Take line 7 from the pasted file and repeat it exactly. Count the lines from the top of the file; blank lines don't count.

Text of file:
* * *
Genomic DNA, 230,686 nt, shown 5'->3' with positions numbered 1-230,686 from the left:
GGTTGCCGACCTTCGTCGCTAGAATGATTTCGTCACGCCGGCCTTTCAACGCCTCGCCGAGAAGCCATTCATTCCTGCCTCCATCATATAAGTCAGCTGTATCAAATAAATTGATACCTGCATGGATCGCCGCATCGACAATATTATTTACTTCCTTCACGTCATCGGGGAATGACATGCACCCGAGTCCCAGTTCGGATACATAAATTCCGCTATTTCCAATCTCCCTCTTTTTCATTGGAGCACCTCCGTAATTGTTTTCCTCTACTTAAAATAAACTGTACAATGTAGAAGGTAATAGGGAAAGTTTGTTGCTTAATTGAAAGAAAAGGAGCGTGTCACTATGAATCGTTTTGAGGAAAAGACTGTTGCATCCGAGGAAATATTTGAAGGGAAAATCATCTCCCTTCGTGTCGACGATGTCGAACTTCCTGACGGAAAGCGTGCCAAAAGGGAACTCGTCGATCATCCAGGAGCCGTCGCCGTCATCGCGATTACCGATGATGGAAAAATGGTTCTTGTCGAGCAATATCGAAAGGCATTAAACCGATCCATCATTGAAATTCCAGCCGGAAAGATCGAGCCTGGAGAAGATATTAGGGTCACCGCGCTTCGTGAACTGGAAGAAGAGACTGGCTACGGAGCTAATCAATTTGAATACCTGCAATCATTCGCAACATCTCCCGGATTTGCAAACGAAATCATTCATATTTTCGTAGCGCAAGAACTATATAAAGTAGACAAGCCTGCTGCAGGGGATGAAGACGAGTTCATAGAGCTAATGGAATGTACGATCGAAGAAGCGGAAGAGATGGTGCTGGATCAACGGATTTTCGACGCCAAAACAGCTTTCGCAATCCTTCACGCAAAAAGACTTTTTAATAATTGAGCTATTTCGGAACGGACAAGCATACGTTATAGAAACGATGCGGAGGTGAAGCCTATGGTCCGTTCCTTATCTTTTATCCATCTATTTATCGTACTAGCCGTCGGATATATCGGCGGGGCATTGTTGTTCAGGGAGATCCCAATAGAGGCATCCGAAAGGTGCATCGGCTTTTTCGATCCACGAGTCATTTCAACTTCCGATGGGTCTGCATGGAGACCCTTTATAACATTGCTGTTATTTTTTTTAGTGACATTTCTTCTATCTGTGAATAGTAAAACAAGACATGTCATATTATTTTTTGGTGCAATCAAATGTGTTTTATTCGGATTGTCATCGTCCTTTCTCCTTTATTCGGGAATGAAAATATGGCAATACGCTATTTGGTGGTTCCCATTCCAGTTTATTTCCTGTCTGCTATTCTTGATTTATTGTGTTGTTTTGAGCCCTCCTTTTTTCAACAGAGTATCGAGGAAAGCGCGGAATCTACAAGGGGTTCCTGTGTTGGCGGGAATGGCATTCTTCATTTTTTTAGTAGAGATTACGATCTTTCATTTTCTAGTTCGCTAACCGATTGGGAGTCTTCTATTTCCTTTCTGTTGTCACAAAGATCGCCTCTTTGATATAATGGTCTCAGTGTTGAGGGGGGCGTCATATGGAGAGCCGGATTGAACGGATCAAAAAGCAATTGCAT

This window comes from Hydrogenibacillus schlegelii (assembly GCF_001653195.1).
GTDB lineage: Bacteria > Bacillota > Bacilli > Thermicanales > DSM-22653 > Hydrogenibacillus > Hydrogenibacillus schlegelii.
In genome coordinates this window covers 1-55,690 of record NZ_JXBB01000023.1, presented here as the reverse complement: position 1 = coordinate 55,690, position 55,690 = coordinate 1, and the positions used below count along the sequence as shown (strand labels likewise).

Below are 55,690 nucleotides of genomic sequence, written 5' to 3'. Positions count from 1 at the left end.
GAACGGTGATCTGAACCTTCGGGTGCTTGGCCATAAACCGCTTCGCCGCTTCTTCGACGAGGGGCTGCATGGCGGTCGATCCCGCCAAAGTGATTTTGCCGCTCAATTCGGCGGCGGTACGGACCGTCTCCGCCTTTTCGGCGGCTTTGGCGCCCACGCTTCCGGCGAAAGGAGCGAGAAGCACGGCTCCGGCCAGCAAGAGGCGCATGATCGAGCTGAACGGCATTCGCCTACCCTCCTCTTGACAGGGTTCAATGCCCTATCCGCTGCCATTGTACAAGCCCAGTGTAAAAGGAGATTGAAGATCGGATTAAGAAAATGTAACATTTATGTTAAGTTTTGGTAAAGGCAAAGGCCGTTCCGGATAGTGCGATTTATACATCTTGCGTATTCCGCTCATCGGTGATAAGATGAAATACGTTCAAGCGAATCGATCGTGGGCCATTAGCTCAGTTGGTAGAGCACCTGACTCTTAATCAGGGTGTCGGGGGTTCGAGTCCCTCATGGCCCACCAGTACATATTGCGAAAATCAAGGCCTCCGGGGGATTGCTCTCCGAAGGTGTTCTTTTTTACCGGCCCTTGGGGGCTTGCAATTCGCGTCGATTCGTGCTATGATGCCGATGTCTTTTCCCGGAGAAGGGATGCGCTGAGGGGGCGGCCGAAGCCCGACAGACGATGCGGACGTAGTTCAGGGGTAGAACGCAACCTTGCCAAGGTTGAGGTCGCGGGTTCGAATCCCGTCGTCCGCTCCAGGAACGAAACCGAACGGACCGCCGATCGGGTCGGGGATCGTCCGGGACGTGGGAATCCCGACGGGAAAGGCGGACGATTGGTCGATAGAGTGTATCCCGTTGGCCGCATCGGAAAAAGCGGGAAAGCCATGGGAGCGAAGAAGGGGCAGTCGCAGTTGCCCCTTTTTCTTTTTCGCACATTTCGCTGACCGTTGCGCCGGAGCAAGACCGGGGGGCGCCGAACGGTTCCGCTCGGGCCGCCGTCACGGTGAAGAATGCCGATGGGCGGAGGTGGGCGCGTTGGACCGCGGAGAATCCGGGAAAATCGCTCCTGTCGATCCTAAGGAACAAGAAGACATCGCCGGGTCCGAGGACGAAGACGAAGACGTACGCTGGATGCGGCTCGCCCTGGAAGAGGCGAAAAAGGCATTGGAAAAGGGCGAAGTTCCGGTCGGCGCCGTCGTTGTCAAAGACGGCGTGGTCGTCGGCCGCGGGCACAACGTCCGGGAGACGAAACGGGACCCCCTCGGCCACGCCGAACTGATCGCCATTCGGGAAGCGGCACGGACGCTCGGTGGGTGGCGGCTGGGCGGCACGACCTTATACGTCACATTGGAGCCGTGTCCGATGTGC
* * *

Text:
GAACGGTGATCTGAACCTTCGGGTGCTTGGCCATAAACCGCTTCGCCGCTTCTTCGACGAGGGGCTGCATGGCGGTCGATCCCGCCAAAGTGATTTTGCCGCTCAATTCGGCGGCGGTACGGACCGTCTCCGCCTTTTCGGCGGCTTTGGCGCCCACGCTTCCGGCGAAAGGAGCGAGAAGCACGGCTCCGGCCAGCAAGAGGCGCATGATCGAGCTGAACGGCATTCGCCTACCCTCCTCTTGACAGGGTTCAATGCCCTATCCGCTGCCATTGTACAAGCCCAGTGTAAAAGGAGATTGAAGATCGGATTAAGAAAATGTAACATTTATGTTAAGTTTTGGTAAAGGCAAAGGCCGTTCCGGATAGTGCGATTTATACATCTTGCGTATTCCGCTCATCGGTGATAAGATGAAATACGTTCAAGCGAATCGATCGTGGGCCATTAGCTCAGTTGGTAGAGCACCTGACTCTTAATCAGGGTGTCGGGGGTTCGAGTCCCTCATGGCCCACCAGTACATATTGCGAAAATCAAGGCCTCCGGGGGATTGCTCTCCGAAGGTGTTCTTTTTTACCGGCCCTTGGGGGCTTGCAATTCGCGTCGATTCGTGCTATGATGCCGATGTCTTTTCCCGGAGAAGGGATGCGCTGAGGGGGCGGCCGAAGCCCGACAGACGATGCGGACGTAGTTCAGGGGTAGAACGCAACCTTGCCAAGGTTGAGGTCGCGGGTTCGAATCCCGTCGTCCGCTCCAGGAACGAAACCGAACGGACCGCCGATCGGGTCGGGGATCGTCCGGGACGTGGGAATCCCGACGGGAAAGGCGGACGATTGGTCGATAGAGTGTATCCCGTTGGCCGCATCGGAAAAAGCGGGAAAGCCATGGGAGCGAAGAAGGGGCAGTCGCAGTTGCCCCTTTTTCTTTTTCGCACATTTCGCTGACCGTTGCGCCGGAGCAAGACCGGGGGGCGCCGAACGGTTCCGCTCGGGCCGCCGTCACGGTGAAGAATGCCGATGGGCGGAGGTGGGCGCGTTGGACCGCGGAGAATCCGGGAAAATCGCTCCTGTCGATCCTAAGGAACAAGAAGACATCGCCGGGTCCGAGGACGAAGACGAAGACGTACGCTGGATGCGGCTCGCCCTGGAAGAGGCGAAAAAGGCATTGGAAAAGGGCGAAGTTCCGGTCGGCGCCGTCGTTGTCAAAGACGGCGTGGTCGTCGGCCGCGGGCACAACGTCCGGGAGACGAAACGGGACCCCCTCGGCCACGCCGAACTGATCGCCATTCGGGAAGCGGCACGGACGCTCGGTGGGTGGCGGCTGGGCGGCACGACCTTATACGTCACATTGGAGCCGTGTCCGATGTGC